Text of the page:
Vitamin E  supplementation for dogs should preferably be given orally, either in dog foods or via supplement. This is the ideal way to insure your dog ingests the correct amounts needed for health. Dogs that love treats may benefit from a chewable. Dogs that eat their food readily may be fine with a powder or oil added to a food. Some very finicky pets may need a pill form administered to them

Natural Vitamin E Sources for Dogs

If you feed your dog a complete and balanced diet, chances are they are already getting an adequate amount of vitamin E. 

Some foods with vitamin E that you might recognize on your dog’s food label include:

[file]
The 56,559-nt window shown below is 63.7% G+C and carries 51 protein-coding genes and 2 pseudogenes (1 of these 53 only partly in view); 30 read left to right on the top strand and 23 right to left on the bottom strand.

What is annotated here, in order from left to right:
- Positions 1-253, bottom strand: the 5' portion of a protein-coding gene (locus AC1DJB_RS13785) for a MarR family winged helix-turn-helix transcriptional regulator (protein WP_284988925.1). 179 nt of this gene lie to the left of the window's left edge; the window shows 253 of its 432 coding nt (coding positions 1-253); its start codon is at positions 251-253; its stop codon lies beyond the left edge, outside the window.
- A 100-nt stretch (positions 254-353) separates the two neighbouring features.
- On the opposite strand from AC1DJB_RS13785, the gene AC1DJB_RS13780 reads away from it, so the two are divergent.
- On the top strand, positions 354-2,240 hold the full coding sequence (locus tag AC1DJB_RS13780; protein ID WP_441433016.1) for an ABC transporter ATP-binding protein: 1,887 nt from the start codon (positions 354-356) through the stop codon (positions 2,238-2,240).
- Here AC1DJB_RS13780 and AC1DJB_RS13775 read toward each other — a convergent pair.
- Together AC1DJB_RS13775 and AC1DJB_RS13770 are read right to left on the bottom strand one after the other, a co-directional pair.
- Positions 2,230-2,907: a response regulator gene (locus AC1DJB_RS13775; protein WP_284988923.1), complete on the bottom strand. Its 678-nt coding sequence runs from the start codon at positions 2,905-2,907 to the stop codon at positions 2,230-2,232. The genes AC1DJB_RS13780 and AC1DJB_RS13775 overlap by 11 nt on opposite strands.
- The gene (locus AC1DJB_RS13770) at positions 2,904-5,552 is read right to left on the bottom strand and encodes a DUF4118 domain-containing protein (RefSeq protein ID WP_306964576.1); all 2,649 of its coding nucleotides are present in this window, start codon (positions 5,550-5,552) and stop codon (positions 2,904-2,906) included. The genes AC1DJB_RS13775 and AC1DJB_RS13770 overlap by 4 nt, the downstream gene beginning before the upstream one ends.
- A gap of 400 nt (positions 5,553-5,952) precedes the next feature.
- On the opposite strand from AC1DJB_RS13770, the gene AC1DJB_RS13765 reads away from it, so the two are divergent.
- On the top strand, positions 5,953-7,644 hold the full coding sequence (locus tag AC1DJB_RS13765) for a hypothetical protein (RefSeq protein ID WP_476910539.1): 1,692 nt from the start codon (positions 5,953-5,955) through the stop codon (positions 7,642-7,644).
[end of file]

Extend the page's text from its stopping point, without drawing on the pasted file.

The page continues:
• Salmon
  • Peas
  • Blueberries
  • Sweet potatoes 
  • Eggs
  • Spinach
  • Sunflower Oil
  • Fish Oil

Note that unless they’ve been approved by a veterinary nutritionist, home-cooked diets are prone to nutritional imbalances, so they may not contain adequate amounts of vitamin E for dogs.

dog at vets

Topical Vitamin E for Dogs

Did you know: when treating skin conditions such as atopic dermatitis, many natural, at-home remedies, include Vitamin E? Vitamin E oil is a powerful antioxidant that acts as a moisturizer on a dog’s skin. Atopic dermatitis can cause dry skin, so massaging some of this into the skin of your dog can be quite helpful. One fairly recent study highlighted that dogs with atopic dermatitis have lower vitamin E concentrations in their blood and that supplementation can reduce clinical signs and results in healthy skin.